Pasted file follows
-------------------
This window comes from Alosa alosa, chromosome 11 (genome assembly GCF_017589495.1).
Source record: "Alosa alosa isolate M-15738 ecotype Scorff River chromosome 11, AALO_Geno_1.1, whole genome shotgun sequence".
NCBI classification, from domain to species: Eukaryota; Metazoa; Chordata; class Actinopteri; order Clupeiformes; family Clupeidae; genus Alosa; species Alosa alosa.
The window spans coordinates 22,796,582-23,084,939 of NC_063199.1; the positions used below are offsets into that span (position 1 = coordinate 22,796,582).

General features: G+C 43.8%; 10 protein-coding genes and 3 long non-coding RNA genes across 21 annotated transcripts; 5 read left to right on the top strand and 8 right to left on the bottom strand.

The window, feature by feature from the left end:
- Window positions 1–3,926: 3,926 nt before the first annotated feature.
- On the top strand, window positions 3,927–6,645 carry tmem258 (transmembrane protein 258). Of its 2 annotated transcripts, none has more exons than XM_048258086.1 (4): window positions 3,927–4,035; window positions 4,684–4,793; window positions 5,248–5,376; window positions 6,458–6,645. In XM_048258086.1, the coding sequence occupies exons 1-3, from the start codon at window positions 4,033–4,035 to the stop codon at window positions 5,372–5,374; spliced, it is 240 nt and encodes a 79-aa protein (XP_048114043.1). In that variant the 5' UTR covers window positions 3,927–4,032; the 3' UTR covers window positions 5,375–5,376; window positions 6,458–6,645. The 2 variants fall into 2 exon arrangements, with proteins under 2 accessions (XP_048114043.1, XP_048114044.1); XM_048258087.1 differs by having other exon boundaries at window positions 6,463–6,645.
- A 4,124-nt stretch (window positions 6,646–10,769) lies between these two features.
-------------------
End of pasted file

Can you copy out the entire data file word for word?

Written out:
This window comes from Alosa alosa, chromosome 11 (genome assembly GCF_017589495.1).
Source record: "Alosa alosa isolate M-15738 ecotype Scorff River chromosome 11, AALO_Geno_1.1, whole genome shotgun sequence".
NCBI classification, from domain to species: Eukaryota; Metazoa; Chordata; class Actinopteri; order Clupeiformes; family Clupeidae; genus Alosa; species Alosa alosa.
The window spans coordinates 22,796,582-23,084,939 of NC_063199.1; the positions used below are offsets into that span (position 1 = coordinate 22,796,582).

General features: G+C 43.8%; 10 protein-coding genes and 3 long non-coding RNA genes across 21 annotated transcripts; 5 read left to right on the top strand and 8 right to left on the bottom strand.

The window, feature by feature from the left end:
- Window positions 1–3,926: 3,926 nt before the first annotated feature.
- On the top strand, window positions 3,927–6,645 carry tmem258 (transmembrane protein 258). Of its 2 annotated transcripts, none has more exons than XM_048258086.1 (4): window positions 3,927–4,035; window positions 4,684–4,793; window positions 5,248–5,376; window positions 6,458–6,645. In XM_048258086.1, the coding sequence occupies exons 1-3, from the start codon at window positions 4,033–4,035 to the stop codon at window positions 5,372–5,374; spliced, it is 240 nt and encodes a 79-aa protein (XP_048114043.1). In that variant the 5' UTR covers window positions 3,927–4,032; the 3' UTR covers window positions 5,375–5,376; window positions 6,458–6,645. The 2 variants fall into 2 exon arrangements, with proteins under 2 accessions (XP_048114043.1, XP_048114044.1); XM_048258087.1 differs by having other exon boundaries at window positions 6,463–6,645.
- A 4,124-nt stretch (window positions 6,646–10,769) lies between these two features.